Eastbourne Symphony Orchestra in great form

Reviewed by Robin Gregory

Celebrating Eastbourne Symphony Orchestra's return
Celebrating Eastbourne Symphony Orchestra's return

As Eastbourne came out of lockdown, large orchestras were once again able to perform in the town. The first was the London Philharmonic which drew an audience that nearly filled the huge, newly-refurbished Congress Theatre.

On Sunday 24 October, it was the turn of our own local orchestra, the ESO, in its established venue of St Saviour’s Church, to perform its first post-lockdown concert. And what a triumph it was. My fear that, because the players had not played together for two years, the orchestra may not be able to produce the high quality it has sustained for so long was completely without foundation. Not only was their playing a joy to hear again but the obvious eagerness and support of the large audience were testament to the fact that the ESO committee was right to press ahead with its autumn concert.

Sign up to our arts, entertainments and what's on newsletter

From the moment conductor Graham Jones raised his baton, it was clear that the audience was in for a treat. Somehow, as if by magic, all the strings and wind had managed to maintain their quality. And the items to be played were so well chosen.

Glinka’s Ruslan and Lyudmila Overture sparkled, and this was followed by Schumann’s ‘Rhenish’ Symphony which was a particular delight, capturing well the images of the Rhineland. In the fourth movement, the brass displayed control in the well-graded crescendo and climax which lead to the haunting end before the effervescent final movement.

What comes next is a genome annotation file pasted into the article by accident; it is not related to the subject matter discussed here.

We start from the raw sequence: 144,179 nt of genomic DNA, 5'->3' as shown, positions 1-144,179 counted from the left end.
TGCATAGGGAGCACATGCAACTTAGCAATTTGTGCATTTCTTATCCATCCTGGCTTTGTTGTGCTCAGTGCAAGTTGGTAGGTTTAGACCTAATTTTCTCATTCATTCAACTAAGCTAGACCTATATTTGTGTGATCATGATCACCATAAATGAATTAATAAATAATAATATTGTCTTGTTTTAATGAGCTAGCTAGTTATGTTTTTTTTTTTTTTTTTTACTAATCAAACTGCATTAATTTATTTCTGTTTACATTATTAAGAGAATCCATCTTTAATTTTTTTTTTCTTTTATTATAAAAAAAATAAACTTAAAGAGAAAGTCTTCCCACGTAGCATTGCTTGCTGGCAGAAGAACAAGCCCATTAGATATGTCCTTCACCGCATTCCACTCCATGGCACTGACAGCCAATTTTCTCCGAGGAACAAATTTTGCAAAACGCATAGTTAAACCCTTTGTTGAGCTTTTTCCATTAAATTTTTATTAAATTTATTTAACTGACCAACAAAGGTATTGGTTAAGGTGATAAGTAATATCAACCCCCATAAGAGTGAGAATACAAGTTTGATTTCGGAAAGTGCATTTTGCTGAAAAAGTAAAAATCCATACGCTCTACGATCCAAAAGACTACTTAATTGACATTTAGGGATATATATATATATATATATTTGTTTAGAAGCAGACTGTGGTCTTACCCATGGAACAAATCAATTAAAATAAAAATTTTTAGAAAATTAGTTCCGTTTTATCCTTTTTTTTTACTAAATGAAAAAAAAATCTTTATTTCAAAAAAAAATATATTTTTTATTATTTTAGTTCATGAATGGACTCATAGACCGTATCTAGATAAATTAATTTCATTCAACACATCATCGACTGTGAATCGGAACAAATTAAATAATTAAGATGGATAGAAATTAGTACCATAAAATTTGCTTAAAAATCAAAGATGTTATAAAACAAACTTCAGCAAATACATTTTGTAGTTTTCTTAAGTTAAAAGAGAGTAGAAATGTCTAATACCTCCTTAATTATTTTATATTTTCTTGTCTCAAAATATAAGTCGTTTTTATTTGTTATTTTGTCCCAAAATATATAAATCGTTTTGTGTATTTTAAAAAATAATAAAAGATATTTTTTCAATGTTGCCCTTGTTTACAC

After the interval came Rachmaninov’s Second Piano Concerto. Dominic Doutney, the piano soloist and this year’s winner of Eastbourne’s annual Norah Sande Award, showed great sensitivity and well-shaped phrasing in the lyrical, yearning quality of the familiar melodies which contrasted with his technical mastery in the more flamboyant display passages. The strings and the wind solos from the orchestra were of real quality.

I’m sure that many of my age in the audience would have been reminded of one of Frank Sinatra’s hits, Full Moon and Empty Arms, as the tune is a straight crib from this piano concerto.

Ah, if only all symphony concerts could be like this!

We look forward to the ESO’s 42nd season which begins with their Young Soloist Competition, now in its 34th year. In the Birley Centre, the first round takes place over the weekend of 22 and 23 January, and the final on Sunday 13 February. Next comes their annual choral concert on Sunday 8 May in St Saviour’s Church where the orchestra will be joined by the Eastbourne Symphony Chorus and the Eastbournian Society Chorus, along with soloists Rachel Shouksmith, Andrew Mackenzie-Wicks and Christopher Dixon. More details on www.eso.org.uk

Reviewed by Robin Gregory